Opening of Ongwen’s trial before the ICC: making justice accessible to victims in Uganda
UgandaInternational justiceTransitional justice
The Hague (Netherlands) and Kampala (Uganda), 7 December 2016 – While former LRA rebel Dominic Ongwen is now facing justice before the ICC, ASF recalls the importance of bringing justice closer to the affected communities. The NGO supports the organisation of live screenings of the opening of Ongwen’s trial and encourages national authorities to increase their support to make justice accessible for all.
Yesterday, the International Criminal Court (ICC) started the trial of Dominic Ongwen, a former commander of the Lord’s Resistance Army (LRA) rebel group. He is charged with 70 counts of war crimes and crimes against humanity, including forced marriages and forced pregnancy. His case was referred by the Uganda authorities to the ICC in 2004. But it is only in 2015 that the Court got hold of him when he surrendered himself. More than 4,000 victims are participating to these proceedings. Through the assistance of their lawyers, they presented their views to the judges in The Hague.
Remarkably, the ICC in cooperation with civil society organisations organised live screenings of the first trial hearing both in Kampala (the capital city), and in the Gulu District (one of the major areas in Northern Uganda where D. Ongwen is alleged to have committed the crimes). ASF supports and welcomes this initiative.
“The affected communities in Northern Uganda have long been expecting to see former LRA leaders stand trial to reveal the truth about past atrocities”, explains Patricia Bako, Programme Officer at ASF. “Holding live screenings of ICC proceedings in Uganda will give an opportunity for victims to actually follow the trial. It will send a strong message in Uganda that impunity is certainly no longer the rule”. ASF has already had this experience of bringing closer ICC proceedings to the victims’ communities. In January 2016, ASF organised a two-day live screening in Gulu, of the confirmation of the charges against D. Ongwen followed by discussions with the victims and community leaders. This experience showed the strong wish from victims and communities to see justice delivered and truth about past events uncovered.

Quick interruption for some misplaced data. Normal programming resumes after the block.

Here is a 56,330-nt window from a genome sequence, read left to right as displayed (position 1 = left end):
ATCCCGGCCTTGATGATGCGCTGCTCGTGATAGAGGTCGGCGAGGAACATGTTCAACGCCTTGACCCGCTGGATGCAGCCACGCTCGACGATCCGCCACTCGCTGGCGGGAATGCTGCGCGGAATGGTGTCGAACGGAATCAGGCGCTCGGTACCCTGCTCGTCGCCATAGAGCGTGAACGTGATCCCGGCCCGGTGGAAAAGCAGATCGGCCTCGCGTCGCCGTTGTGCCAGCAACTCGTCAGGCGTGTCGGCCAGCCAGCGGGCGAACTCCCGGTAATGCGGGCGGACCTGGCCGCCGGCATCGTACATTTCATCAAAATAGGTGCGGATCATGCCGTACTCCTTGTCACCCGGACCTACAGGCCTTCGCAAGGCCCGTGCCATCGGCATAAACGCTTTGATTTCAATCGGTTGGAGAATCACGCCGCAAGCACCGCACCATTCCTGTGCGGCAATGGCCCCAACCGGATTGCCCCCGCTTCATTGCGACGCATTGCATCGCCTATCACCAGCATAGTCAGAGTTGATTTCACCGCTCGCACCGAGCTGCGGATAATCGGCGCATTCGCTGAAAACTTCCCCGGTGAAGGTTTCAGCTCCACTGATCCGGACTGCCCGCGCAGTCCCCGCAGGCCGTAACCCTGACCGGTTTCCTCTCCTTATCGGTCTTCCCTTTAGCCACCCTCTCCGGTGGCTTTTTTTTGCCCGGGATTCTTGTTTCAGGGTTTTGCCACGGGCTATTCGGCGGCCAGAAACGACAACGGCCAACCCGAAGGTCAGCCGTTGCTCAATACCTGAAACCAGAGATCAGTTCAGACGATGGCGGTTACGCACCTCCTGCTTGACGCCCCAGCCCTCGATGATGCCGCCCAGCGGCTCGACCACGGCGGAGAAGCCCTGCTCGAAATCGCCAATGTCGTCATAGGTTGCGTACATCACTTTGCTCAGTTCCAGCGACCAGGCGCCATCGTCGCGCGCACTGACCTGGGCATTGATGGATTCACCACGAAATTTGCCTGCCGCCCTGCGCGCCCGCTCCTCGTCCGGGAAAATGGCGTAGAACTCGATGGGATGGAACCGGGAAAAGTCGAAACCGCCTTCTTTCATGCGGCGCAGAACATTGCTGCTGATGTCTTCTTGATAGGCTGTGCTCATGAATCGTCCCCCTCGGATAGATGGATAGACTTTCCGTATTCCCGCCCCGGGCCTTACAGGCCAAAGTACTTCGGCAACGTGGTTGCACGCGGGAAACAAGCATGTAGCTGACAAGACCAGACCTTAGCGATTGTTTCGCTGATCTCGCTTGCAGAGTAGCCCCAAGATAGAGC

“The ongoing proceedings of the trial offer a great inspiration to the International Crimes Division (ICD) of Uganda, such as the support to the victims’ lawyers, outreach to the affected communities and protection of witnesses”, explains further Patricia Bako. “The ICD was established to complement the efforts of the ICC and as such it is important the Court draws some lessons from the ICC, especially in terms of victims’ participations, to ensure that the government supports the national processes of ensuring that victims participate meaningfully in the Thomas Kwoyelo’s case which is expected to resume soon in Uganda”.
ASF recalls the duty for both the ICD and the government to ensure that the victims are able to participate to and follow the proceedings at national level. Victims’ lawyers should be provided with adequate resources since victims cannot pay for their services. Likewise, Ugandan authorities should consider making domestic proceedings accessible through live screening on national broadcast and publication in national newspapers.
Victims’ ownership of such kind of process is key for its success and in restoring the trust of the people in the State.
ASF’s Ugandan office was established in December 2007. ASF has been implementing a project aimed at promoting national accountability processes for mass atrocities in Uganda.